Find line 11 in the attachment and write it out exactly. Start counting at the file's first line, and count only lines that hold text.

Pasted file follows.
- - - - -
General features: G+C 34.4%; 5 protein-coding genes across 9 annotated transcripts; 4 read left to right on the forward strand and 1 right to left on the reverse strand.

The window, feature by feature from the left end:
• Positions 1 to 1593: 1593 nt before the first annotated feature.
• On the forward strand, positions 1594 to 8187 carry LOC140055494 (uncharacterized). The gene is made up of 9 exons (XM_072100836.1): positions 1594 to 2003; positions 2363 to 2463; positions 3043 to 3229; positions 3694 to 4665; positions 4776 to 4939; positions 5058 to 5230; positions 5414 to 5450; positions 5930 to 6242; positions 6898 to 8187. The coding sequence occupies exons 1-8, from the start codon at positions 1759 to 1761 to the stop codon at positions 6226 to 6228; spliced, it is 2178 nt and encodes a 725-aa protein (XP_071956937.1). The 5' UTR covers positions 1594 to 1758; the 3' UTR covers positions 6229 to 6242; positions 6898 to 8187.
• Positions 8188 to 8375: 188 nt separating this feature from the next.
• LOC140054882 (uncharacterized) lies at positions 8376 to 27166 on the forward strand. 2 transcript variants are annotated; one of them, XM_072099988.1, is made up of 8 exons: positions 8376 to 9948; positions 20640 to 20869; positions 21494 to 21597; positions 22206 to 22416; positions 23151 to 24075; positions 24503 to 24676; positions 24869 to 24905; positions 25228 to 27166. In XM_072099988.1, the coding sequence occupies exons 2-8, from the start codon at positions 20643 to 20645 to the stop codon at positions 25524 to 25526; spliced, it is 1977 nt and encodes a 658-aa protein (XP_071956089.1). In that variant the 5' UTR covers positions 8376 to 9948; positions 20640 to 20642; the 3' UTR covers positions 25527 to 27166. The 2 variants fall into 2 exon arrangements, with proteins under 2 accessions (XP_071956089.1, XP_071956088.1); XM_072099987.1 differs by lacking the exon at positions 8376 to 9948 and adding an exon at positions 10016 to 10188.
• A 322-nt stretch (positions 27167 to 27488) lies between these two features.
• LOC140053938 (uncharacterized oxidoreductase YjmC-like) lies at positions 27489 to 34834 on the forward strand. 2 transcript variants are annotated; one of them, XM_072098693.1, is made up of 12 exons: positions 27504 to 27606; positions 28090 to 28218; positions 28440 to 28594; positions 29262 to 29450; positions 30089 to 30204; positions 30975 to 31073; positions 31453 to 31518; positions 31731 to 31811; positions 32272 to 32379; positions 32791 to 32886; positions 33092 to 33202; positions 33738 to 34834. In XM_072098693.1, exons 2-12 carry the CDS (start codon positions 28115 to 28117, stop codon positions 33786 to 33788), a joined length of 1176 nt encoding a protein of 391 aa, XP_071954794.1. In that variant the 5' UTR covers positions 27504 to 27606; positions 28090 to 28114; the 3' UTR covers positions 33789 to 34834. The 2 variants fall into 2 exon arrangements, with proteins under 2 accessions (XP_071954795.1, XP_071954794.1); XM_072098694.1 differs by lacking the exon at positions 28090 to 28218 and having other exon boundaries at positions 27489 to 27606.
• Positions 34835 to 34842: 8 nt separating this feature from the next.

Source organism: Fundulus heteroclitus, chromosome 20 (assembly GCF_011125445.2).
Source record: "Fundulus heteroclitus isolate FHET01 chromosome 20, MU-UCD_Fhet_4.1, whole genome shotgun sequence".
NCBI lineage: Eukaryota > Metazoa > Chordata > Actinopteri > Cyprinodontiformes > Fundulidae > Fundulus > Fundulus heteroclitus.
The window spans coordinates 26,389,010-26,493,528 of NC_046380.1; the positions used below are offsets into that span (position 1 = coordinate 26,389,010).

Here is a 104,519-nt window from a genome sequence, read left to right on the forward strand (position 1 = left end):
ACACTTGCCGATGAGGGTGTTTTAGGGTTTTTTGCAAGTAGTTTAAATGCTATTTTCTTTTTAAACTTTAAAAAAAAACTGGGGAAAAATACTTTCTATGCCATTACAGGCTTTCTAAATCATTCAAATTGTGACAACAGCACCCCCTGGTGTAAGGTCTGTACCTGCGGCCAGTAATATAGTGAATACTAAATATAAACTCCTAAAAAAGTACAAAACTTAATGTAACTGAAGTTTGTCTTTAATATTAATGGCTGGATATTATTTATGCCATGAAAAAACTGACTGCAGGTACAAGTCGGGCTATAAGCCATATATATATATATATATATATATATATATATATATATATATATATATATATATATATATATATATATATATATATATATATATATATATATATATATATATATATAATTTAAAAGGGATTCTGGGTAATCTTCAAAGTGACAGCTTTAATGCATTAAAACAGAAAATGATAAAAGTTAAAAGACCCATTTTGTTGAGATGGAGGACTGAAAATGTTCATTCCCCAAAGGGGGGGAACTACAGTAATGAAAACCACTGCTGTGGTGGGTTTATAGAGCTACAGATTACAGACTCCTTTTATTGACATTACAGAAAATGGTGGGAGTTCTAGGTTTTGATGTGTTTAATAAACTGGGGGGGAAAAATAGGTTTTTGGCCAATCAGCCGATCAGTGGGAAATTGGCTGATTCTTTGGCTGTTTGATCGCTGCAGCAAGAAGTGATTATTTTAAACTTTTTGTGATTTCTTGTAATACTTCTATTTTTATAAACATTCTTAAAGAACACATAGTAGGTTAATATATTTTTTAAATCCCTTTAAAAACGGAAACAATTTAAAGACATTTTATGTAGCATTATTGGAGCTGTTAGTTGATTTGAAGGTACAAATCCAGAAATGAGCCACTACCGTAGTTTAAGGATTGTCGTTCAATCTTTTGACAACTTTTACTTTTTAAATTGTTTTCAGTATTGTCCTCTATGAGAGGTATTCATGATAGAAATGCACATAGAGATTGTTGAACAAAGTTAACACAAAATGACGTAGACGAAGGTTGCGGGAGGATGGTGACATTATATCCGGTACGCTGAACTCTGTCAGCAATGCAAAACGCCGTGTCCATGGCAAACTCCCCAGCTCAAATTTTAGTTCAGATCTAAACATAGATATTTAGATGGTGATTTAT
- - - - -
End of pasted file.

Source record: "Fundulus heteroclitus isolate FHET01 chromosome 20, MU-UCD_Fhet_4.1, whole genome shotgun sequence".